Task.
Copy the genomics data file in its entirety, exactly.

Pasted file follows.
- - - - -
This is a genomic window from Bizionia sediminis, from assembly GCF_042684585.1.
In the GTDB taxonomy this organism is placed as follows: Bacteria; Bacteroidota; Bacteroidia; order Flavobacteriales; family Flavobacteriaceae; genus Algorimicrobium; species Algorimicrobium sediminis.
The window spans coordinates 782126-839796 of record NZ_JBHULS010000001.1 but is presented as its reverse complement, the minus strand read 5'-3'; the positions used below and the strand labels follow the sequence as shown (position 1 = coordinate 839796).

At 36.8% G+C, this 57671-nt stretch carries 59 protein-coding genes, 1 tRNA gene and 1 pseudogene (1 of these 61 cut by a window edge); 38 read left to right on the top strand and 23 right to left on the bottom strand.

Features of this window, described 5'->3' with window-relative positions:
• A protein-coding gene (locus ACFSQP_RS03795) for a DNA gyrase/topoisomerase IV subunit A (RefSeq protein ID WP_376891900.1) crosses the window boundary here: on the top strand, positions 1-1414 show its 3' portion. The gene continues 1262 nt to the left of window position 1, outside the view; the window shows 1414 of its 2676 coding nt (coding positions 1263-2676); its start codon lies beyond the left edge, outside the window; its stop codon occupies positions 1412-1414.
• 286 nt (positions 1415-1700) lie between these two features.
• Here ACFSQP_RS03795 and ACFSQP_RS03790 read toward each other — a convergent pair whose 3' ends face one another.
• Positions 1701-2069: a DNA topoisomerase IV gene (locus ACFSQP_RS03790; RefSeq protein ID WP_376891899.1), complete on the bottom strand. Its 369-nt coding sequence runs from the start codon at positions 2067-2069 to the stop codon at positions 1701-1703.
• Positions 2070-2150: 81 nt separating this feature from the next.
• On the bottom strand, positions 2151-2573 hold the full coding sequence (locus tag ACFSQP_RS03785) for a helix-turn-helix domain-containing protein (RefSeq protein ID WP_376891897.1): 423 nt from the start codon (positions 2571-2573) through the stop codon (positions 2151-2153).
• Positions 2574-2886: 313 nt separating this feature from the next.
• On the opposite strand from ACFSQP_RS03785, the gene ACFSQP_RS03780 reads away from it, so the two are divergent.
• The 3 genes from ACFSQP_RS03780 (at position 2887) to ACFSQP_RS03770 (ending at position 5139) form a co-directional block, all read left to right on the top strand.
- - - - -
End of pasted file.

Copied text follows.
This is a genomic window from Bizionia sediminis, from assembly GCF_042684585.1.
In the GTDB taxonomy this organism is placed as follows: Bacteria; Bacteroidota; Bacteroidia; order Flavobacteriales; family Flavobacteriaceae; genus Algorimicrobium; species Algorimicrobium sediminis.
The window spans coordinates 782126-839796 of record NZ_JBHULS010000001.1 but is presented as its reverse complement, the minus strand read 5'-3'; the positions used below and the strand labels follow the sequence as shown (position 1 = coordinate 839796).

At 36.8% G+C, this 57671-nt stretch carries 59 protein-coding genes, 1 tRNA gene and 1 pseudogene (1 of these 61 cut by a window edge); 38 read left to right on the top strand and 23 right to left on the bottom strand.

Features of this window, described 5'->3' with window-relative positions:
• A protein-coding gene (locus ACFSQP_RS03795) for a DNA gyrase/topoisomerase IV subunit A (RefSeq protein ID WP_376891900.1) crosses the window boundary here: on the top strand, positions 1-1414 show its 3' portion. The gene continues 1262 nt to the left of window position 1, outside the view; the window shows 1414 of its 2676 coding nt (coding positions 1263-2676); its start codon lies beyond the left edge, outside the window; its stop codon occupies positions 1412-1414.
• 286 nt (positions 1415-1700) lie between these two features.
• Here ACFSQP_RS03795 and ACFSQP_RS03790 read toward each other — a convergent pair whose 3' ends face one another.
• Positions 1701-2069: a DNA topoisomerase IV gene (locus ACFSQP_RS03790; RefSeq protein ID WP_376891899.1), complete on the bottom strand. Its 369-nt coding sequence runs from the start codon at positions 2067-2069 to the stop codon at positions 1701-1703.
• Positions 2070-2150: 81 nt separating this feature from the next.
• On the bottom strand, positions 2151-2573 hold the full coding sequence (locus tag ACFSQP_RS03785) for a helix-turn-helix domain-containing protein (RefSeq protein ID WP_376891897.1): 423 nt from the start codon (positions 2571-2573) through the stop codon (positions 2151-2153).
• Positions 2574-2886: 313 nt separating this feature from the next.
• On the opposite strand from ACFSQP_RS03785, the gene ACFSQP_RS03780 reads away from it, so the two are divergent.
• The 3 genes from ACFSQP_RS03780 (at position 2887) to ACFSQP_RS03770 (ending at position 5139) form a co-directional block, all read left to right on the top strand.